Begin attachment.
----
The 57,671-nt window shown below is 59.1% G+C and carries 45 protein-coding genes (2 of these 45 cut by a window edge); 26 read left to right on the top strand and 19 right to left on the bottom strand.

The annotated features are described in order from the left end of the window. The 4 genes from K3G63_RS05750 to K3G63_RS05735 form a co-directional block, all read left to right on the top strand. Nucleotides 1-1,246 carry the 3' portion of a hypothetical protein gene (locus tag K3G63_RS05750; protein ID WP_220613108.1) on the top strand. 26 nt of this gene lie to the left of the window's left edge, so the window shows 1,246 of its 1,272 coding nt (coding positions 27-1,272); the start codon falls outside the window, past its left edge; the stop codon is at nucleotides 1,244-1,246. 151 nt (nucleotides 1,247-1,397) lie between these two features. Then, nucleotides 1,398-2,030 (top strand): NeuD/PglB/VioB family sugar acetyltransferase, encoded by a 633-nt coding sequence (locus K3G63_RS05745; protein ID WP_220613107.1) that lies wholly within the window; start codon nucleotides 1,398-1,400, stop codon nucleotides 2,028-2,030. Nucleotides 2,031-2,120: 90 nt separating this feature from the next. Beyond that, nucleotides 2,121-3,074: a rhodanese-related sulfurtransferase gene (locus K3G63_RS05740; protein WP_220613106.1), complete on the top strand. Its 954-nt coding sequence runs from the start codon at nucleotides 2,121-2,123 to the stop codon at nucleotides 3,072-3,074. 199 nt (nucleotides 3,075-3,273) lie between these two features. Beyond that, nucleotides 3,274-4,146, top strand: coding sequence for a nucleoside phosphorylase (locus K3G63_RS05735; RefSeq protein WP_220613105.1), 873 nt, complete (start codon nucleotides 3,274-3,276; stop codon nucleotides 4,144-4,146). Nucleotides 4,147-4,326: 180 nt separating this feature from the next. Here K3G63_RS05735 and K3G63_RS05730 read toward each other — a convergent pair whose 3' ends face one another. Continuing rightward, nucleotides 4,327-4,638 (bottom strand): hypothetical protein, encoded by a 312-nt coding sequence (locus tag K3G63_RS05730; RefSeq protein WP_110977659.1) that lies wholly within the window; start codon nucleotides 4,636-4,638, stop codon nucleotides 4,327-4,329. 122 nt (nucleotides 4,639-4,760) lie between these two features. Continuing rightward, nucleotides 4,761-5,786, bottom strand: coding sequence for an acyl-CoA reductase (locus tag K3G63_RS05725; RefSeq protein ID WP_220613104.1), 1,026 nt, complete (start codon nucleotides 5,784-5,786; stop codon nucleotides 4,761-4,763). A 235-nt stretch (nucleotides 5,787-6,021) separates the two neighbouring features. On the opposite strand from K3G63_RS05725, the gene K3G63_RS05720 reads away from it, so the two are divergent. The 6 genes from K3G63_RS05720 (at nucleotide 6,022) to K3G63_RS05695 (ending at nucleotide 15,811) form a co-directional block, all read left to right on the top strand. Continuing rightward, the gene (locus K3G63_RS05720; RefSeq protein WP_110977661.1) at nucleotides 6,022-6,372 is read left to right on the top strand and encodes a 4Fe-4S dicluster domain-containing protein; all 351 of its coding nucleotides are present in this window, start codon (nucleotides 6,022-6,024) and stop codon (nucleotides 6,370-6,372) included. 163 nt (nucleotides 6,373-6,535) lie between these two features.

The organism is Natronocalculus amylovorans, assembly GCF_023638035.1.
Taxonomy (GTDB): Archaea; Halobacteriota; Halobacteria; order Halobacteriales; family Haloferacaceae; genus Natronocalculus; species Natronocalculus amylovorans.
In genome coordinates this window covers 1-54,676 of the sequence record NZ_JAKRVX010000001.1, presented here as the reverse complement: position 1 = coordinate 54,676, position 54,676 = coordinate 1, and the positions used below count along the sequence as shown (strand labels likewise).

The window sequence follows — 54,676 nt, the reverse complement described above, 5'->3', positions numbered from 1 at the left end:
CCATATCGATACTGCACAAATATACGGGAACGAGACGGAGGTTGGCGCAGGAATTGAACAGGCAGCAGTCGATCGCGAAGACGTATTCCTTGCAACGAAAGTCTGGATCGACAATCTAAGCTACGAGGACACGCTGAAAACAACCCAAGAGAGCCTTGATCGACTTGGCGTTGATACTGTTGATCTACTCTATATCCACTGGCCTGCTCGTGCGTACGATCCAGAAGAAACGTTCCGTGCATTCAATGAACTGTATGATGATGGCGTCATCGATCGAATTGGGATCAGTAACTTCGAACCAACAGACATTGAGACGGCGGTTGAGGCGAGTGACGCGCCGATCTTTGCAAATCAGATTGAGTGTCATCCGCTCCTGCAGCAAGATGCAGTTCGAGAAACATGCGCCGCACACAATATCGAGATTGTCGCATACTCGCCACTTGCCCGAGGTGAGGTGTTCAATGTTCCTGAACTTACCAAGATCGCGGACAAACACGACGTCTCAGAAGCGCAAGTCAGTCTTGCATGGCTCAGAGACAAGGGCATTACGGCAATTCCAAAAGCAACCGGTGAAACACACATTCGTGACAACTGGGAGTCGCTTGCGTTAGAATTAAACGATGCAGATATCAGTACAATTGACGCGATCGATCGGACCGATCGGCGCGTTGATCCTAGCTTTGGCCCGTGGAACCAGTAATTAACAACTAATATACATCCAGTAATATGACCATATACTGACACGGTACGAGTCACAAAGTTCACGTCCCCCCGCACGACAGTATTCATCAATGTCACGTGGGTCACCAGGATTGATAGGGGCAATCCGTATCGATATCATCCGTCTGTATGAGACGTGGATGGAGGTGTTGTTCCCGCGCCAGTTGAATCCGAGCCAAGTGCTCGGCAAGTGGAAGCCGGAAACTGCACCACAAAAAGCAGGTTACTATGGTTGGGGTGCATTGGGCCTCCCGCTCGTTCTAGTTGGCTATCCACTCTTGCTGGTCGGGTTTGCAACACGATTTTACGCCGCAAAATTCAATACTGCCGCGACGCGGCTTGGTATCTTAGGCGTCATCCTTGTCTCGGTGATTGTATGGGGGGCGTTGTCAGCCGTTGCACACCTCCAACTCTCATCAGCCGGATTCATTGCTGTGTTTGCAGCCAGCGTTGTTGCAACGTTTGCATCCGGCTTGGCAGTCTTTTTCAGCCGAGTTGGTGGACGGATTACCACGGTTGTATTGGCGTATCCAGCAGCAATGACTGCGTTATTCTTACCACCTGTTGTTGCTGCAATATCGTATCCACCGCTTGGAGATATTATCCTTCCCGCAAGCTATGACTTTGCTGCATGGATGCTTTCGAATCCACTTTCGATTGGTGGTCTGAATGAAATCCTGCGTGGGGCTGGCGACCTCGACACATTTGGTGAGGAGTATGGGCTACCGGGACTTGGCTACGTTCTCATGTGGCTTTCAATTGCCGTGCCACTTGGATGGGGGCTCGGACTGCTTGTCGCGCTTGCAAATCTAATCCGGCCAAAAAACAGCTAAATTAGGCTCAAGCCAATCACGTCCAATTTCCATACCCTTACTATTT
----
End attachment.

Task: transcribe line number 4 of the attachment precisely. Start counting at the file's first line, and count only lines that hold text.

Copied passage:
Taxonomy (GTDB): Archaea; Halobacteriota; Halobacteria; order Halobacteriales; family Haloferacaceae; genus Natronocalculus; species Natronocalculus amylovorans.